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Persistent scammers just don't give up

AAP logoAAP 21/09/2016 Max Blenkin

"Someone paid me to kill you ... get spared."

It's an email header that demands immediate attention.

"48 hours to pay $5000. If you inform the police or anybody ... death is promised. Email me now."

Given that it lobbed into this reporter's spam folder more than a week ago and originated in the Netherlands, obviously it's an empty threat.

Like every other scammer, this one is working on the principle that if you send out enough emails, someone will bite.

It seems hard to believe that anyone on the planet could possibly fall for the standard Nigerian scam.

But still the emails keep arriving, many seeking to create credibility with a story based on current world events. Here's one:

"I am. Mr. Christian Joseph and I am a US soldier attached to UN peacekeeping force in Syria. I am the commanding officer of the First Battalion of the Royal US Regiment," he says.

Joseph, who communicates by way of a Gmail account, has acquired US$75 million "belonging to some demised persons" and I get 25 per cent for helping him get it out of Syria.

How about Russian Spetsnaz (special forces) Lieutenant Sergey Kuralenko who wants me to help invest $20 million he nicked from an Islamic State hideout in Syria - my cut $6 million.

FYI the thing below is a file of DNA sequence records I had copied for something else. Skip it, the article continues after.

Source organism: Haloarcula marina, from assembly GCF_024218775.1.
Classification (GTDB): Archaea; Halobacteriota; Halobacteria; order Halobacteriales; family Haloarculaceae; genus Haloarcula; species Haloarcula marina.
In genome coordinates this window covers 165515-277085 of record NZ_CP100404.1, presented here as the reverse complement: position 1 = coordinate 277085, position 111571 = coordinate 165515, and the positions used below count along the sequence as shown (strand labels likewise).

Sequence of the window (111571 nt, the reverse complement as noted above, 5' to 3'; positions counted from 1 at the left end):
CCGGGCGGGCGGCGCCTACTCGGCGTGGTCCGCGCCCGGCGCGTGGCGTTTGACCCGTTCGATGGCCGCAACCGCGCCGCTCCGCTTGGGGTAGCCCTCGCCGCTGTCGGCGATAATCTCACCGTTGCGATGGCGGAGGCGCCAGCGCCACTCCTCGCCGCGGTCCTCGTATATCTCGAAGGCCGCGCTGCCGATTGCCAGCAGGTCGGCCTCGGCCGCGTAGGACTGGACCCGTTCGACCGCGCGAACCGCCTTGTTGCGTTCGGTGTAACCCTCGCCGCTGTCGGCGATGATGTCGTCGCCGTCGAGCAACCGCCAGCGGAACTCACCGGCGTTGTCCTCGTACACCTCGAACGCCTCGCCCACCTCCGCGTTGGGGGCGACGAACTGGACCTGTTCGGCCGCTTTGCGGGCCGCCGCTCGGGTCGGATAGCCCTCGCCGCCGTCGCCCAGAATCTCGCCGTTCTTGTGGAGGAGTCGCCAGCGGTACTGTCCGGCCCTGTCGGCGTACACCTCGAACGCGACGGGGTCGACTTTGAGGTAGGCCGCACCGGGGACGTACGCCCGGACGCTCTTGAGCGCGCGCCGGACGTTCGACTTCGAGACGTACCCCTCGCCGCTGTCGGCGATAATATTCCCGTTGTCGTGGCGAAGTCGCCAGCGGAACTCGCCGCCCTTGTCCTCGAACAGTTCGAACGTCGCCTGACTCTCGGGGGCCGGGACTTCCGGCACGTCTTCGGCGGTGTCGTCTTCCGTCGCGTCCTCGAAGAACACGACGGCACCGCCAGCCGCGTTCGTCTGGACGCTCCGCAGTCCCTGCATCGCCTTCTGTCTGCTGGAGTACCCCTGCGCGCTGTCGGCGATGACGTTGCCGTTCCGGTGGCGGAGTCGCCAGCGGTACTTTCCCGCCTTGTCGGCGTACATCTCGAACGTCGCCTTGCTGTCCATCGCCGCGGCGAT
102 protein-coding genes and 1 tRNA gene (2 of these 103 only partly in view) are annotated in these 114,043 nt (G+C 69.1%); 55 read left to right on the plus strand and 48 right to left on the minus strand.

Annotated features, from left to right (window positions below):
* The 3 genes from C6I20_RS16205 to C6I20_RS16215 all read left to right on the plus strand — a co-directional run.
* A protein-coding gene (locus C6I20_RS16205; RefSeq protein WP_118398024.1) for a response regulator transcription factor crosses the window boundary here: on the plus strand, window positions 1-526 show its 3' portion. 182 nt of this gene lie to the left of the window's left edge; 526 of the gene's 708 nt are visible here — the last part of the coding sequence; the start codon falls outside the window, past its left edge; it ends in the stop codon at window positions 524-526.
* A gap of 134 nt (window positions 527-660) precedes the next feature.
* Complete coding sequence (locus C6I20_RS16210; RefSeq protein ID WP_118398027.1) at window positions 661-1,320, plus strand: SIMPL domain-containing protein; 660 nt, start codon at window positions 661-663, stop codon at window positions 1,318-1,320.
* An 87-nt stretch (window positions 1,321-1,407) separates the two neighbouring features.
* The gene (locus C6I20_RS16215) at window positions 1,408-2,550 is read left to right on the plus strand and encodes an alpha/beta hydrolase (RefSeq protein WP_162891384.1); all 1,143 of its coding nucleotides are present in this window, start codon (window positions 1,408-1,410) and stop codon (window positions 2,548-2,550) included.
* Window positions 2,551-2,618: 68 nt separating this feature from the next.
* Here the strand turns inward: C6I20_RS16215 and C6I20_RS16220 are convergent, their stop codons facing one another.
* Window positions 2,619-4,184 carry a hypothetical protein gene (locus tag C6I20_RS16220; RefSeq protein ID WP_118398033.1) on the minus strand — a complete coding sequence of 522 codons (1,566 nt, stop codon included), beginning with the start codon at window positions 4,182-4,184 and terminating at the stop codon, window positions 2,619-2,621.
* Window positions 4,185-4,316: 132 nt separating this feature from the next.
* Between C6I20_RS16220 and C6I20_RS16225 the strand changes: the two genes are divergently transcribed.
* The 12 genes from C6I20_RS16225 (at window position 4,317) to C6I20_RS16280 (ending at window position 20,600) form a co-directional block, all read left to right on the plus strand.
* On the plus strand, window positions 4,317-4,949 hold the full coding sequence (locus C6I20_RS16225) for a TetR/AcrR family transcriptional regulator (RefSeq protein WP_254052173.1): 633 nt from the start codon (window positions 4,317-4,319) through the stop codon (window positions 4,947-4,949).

What chance is there that this money actually exists? The answer is none whatsoever.

This applies equally to little old ladies dying of cancer who would like their deceased husband's great fortune to be used for some worthy purpose, and orphans from wars in Iraq and Syria who need some help investing their inheritance in my country.

This is the standard advance fee scam which existed well before the internet and which, according to Wikipedia, dates back to the 1830s.

In order for the promised funds to be released, there will initially be some modest legal and administrative costs. For the truly conned, that can eventually amount to hundreds of thousands of dollars.

These are often referred to as Nigerian scams, as many apparently originate in the African nation, though through use of webmail services and spoofing of email addresses they could come from anywhere.

One recent email purports to come from Nigeria's debt reconciliation committee as well as the World Bank, United Nations and International Monetary Fund promising compensation of US$800,000 for being scammed. Similar proposals have come from the UN, FBI and even first lady Michelle Obama.

Only the truly greedy or gullible could fall for this one, though the fact that these scams continue suggests that it still remains worthwhile for scammers to send out vast numbers of spam emails in the hope of one or two bites.

Australians appear just as likely to bite as anyone else, with the Australian Competition and Consumer Commission Scamwatch website reporting Nigerian scam losses of $4.55 million in 2015 and $1.4 million so far this year.

Half the scam offers arrived by email and 21 per cent by phone.

Scamwatch - online at www.scamwatch.gov.au - has some simple advice. If it sounds too good to be true it surely is.

Don't respond, certainly don't send money or personal details and if in doubt, seek advice from someone you trust.

For the scammers, dating and romance scams, still remain remain the most lucrative, with 2773 reports and $15.67 million losses this year alone.

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